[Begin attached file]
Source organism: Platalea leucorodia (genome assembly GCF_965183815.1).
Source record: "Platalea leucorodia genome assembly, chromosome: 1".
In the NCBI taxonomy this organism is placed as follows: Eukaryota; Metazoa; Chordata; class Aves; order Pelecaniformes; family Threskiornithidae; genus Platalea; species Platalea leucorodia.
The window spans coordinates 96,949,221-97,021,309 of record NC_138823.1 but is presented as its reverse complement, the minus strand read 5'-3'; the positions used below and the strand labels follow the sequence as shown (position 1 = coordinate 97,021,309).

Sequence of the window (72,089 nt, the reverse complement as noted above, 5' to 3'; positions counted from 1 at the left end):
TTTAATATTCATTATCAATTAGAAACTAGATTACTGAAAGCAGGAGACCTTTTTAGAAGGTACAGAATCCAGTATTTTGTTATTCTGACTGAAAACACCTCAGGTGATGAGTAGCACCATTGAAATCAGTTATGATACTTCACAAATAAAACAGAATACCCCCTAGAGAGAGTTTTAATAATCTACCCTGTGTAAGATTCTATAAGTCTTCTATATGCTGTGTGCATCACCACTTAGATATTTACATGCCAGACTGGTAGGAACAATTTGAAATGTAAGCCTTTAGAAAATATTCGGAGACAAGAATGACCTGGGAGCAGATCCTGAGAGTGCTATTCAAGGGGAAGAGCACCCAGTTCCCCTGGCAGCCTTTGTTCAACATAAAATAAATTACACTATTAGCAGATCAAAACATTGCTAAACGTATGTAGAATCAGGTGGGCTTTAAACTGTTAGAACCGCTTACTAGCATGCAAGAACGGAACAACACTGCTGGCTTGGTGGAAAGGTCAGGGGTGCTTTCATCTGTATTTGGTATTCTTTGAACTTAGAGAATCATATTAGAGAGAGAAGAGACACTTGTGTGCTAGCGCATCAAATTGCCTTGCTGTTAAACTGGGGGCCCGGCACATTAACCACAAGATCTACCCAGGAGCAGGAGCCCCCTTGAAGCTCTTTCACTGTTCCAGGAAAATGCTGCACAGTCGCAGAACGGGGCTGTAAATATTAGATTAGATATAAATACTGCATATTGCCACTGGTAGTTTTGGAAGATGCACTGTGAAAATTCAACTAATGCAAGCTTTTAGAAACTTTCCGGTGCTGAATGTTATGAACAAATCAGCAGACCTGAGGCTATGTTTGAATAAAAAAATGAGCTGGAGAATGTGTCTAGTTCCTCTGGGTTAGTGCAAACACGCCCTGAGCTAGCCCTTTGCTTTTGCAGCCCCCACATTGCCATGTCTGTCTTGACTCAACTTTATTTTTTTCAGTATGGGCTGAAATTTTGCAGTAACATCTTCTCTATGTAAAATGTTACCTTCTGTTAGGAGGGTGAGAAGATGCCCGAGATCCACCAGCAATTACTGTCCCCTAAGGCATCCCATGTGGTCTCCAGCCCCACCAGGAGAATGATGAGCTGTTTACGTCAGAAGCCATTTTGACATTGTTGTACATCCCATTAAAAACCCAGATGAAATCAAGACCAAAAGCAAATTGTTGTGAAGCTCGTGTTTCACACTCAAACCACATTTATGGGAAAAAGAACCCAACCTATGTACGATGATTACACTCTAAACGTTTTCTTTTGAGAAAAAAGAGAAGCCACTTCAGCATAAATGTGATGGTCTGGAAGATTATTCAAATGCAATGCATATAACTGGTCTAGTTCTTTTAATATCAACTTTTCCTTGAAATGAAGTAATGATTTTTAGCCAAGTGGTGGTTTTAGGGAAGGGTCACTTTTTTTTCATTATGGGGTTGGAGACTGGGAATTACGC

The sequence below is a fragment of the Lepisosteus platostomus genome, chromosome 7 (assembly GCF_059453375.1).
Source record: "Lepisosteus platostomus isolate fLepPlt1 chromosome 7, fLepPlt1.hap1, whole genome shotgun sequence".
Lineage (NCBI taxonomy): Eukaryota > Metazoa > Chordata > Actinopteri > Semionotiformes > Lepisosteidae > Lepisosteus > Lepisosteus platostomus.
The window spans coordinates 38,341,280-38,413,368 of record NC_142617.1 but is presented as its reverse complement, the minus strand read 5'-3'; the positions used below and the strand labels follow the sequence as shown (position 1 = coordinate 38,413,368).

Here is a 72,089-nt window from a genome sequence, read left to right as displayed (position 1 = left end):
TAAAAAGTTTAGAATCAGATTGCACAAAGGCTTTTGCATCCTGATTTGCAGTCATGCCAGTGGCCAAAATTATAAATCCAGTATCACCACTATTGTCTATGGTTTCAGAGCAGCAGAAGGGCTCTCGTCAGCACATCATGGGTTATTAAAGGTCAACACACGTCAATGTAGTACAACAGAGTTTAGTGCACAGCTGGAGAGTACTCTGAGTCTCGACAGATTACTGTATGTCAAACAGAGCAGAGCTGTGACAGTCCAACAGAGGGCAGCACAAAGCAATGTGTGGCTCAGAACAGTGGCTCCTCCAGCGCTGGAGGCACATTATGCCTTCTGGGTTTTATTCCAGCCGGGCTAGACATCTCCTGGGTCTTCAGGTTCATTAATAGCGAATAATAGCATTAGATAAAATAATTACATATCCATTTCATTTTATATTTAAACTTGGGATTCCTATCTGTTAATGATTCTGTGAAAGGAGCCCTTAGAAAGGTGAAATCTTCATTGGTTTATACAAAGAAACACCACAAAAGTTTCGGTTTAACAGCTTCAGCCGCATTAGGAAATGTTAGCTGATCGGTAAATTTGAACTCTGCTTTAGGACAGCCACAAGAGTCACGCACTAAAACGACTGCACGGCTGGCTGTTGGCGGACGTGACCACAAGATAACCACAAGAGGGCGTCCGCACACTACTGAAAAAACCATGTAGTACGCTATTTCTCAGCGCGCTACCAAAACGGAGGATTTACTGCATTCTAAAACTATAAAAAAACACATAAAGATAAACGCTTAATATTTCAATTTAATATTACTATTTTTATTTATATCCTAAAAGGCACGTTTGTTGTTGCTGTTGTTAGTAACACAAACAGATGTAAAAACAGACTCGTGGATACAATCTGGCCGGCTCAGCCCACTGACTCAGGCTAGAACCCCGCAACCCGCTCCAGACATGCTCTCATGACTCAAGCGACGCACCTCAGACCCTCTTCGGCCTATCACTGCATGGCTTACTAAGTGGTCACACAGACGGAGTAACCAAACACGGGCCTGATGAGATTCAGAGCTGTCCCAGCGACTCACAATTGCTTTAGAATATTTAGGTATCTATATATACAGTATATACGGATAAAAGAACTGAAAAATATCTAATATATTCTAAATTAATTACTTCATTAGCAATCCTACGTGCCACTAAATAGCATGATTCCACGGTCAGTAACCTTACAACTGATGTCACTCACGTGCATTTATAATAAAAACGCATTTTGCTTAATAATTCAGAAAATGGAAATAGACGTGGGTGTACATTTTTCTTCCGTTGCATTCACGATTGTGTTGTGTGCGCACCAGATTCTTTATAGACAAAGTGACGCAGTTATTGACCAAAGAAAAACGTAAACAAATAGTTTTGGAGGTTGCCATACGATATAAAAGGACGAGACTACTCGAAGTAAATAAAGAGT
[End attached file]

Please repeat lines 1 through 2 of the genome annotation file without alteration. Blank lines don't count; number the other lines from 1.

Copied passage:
Source organism: Platalea leucorodia (genome assembly GCF_965183815.1).
Source record: "Platalea leucorodia genome assembly, chromosome: 1".